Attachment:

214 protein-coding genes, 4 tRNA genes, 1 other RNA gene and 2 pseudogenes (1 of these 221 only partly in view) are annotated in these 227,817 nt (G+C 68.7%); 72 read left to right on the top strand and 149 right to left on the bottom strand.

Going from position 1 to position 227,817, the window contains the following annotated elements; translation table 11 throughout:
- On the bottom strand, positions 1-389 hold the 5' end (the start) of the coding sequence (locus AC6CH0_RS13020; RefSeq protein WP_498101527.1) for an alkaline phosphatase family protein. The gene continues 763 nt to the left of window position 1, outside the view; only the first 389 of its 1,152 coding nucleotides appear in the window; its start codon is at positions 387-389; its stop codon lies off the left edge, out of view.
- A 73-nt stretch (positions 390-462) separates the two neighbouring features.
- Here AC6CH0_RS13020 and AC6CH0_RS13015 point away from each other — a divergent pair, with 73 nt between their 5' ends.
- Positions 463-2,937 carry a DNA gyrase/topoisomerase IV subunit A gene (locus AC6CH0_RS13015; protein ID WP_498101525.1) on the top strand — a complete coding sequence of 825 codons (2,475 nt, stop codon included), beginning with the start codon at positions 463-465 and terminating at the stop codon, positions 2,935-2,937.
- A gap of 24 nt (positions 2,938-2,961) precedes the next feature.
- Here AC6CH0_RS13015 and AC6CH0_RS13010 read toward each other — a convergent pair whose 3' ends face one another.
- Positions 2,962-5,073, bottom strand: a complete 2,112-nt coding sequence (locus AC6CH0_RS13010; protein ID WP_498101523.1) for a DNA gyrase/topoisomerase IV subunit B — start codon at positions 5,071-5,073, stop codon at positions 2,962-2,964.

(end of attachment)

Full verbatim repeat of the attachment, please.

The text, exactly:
214 protein-coding genes, 4 tRNA genes, 1 other RNA gene and 2 pseudogenes (1 of these 221 only partly in view) are annotated in these 227,817 nt (G+C 68.7%); 72 read left to right on the top strand and 149 right to left on the bottom strand.

Going from position 1 to position 227,817, the window contains the following annotated elements; translation table 11 throughout:
- On the bottom strand, positions 1-389 hold the 5' end (the start) of the coding sequence (locus AC6CH0_RS13020; RefSeq protein WP_498101527.1) for an alkaline phosphatase family protein. The gene continues 763 nt to the left of window position 1, outside the view; only the first 389 of its 1,152 coding nucleotides appear in the window; its start codon is at positions 387-389; its stop codon lies off the left edge, out of view.
- A 73-nt stretch (positions 390-462) separates the two neighbouring features.
- Here AC6CH0_RS13020 and AC6CH0_RS13015 point away from each other — a divergent pair, with 73 nt between their 5' ends.
- Positions 463-2,937 carry a DNA gyrase/topoisomerase IV subunit A gene (locus AC6CH0_RS13015; protein ID WP_498101525.1) on the top strand — a complete coding sequence of 825 codons (2,475 nt, stop codon included), beginning with the start codon at positions 463-465 and terminating at the stop codon, positions 2,935-2,937.
- A gap of 24 nt (positions 2,938-2,961) precedes the next feature.
- Here AC6CH0_RS13015 and AC6CH0_RS13010 read toward each other — a convergent pair whose 3' ends face one another.
- Positions 2,962-5,073, bottom strand: a complete 2,112-nt coding sequence (locus AC6CH0_RS13010; protein ID WP_498101523.1) for a DNA gyrase/topoisomerase IV subunit B — start codon at positions 5,071-5,073, stop codon at positions 2,962-2,964.